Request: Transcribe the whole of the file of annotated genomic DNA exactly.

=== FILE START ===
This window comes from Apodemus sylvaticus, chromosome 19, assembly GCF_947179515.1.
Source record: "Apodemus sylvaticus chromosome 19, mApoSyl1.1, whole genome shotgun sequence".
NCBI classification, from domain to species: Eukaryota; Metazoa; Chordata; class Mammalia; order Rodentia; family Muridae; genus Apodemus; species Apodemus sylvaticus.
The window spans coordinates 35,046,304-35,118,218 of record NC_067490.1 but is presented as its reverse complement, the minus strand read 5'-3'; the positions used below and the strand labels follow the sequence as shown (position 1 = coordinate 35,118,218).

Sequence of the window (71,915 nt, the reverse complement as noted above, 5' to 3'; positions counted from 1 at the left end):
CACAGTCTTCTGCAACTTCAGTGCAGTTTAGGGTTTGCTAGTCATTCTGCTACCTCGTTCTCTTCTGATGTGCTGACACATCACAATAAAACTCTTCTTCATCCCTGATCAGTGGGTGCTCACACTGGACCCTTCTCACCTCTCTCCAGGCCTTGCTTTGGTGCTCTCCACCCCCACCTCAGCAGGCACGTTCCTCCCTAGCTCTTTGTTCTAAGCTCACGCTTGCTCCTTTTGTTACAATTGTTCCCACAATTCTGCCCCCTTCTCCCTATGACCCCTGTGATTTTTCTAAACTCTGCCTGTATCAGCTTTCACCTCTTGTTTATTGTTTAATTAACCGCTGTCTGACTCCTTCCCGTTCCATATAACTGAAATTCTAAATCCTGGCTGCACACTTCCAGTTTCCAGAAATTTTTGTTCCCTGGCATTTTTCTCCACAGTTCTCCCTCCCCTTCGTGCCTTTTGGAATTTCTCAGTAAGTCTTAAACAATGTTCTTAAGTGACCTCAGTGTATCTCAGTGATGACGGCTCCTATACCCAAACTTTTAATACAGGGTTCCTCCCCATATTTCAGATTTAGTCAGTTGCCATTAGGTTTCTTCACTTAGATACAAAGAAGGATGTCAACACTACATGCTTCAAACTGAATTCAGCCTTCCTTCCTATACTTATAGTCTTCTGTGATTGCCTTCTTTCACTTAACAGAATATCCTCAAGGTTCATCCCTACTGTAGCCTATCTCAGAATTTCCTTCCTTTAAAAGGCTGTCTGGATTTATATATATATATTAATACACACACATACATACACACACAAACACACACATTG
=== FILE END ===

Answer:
This window comes from Apodemus sylvaticus, chromosome 19, assembly GCF_947179515.1.
Source record: "Apodemus sylvaticus chromosome 19, mApoSyl1.1, whole genome shotgun sequence".
NCBI classification, from domain to species: Eukaryota; Metazoa; Chordata; class Mammalia; order Rodentia; family Muridae; genus Apodemus; species Apodemus sylvaticus.
The window spans coordinates 35,046,304-35,118,218 of record NC_067490.1 but is presented as its reverse complement, the minus strand read 5'-3'; the positions used below and the strand labels follow the sequence as shown (position 1 = coordinate 35,118,218).

Sequence of the window (71,915 nt, the reverse complement as noted above, 5' to 3'; positions counted from 1 at the left end):
CACAGTCTTCTGCAACTTCAGTGCAGTTTAGGGTTTGCTAGTCATTCTGCTACCTCGTTCTCTTCTGATGTGCTGACACATCACAATAAAACTCTTCTTCATCCCTGATCAGTGGGTGCTCACACTGGACCCTTCTCACCTCTCTCCAGGCCTTGCTTTGGTGCTCTCCACCCCCACCTCAGCAGGCACGTTCCTCCCTAGCTCTTTGTTCTAAGCTCACGCTTGCTCCTTTTGTTACAATTGTTCCCACAATTCTGCCCCCTTCTCCCTATGACCCCTGTGATTTTTCTAAACTCTGCCTGTATCAGCTTTCACCTCTTGTTTATTGTTTAATTAACCGCTGTCTGACTCCTTCCCGTTCCATATAACTGAAATTCTAAATCCTGGCTGCACACTTCCAGTTTCCAGAAATTTTTGTTCCCTGGCATTTTTCTCCACAGTTCTCCCTCCCCTTCGTGCCTTTTGGAATTTCTCAGTAAGTCTTAAACAATGTTCTTAAGTGACCTCAGTGTATCTCAGTGATGACGGCTCCTATACCCAAACTTTTAATACAGGGTTCCTCCCCATATTTCAGATTTAGTCAGTTGCCATTAGGTTTCTTCACTTAGATACAAAGAAGGATGTCAACACTACATGCTTCAAACTGAATTCAGCCTTCCTTCCTATACTTATAGTCTTCTGTGATTGCCTTCTTTCACTTAACAGAATATCCTCAAGGTTCATCCCTACTGTAGCCTATCTCAGAATTTCCTTCCTTTAAAAGGCTGTCTGGATTTATATATATATATTAATACACACACATACATACACACACAAACACACACATTG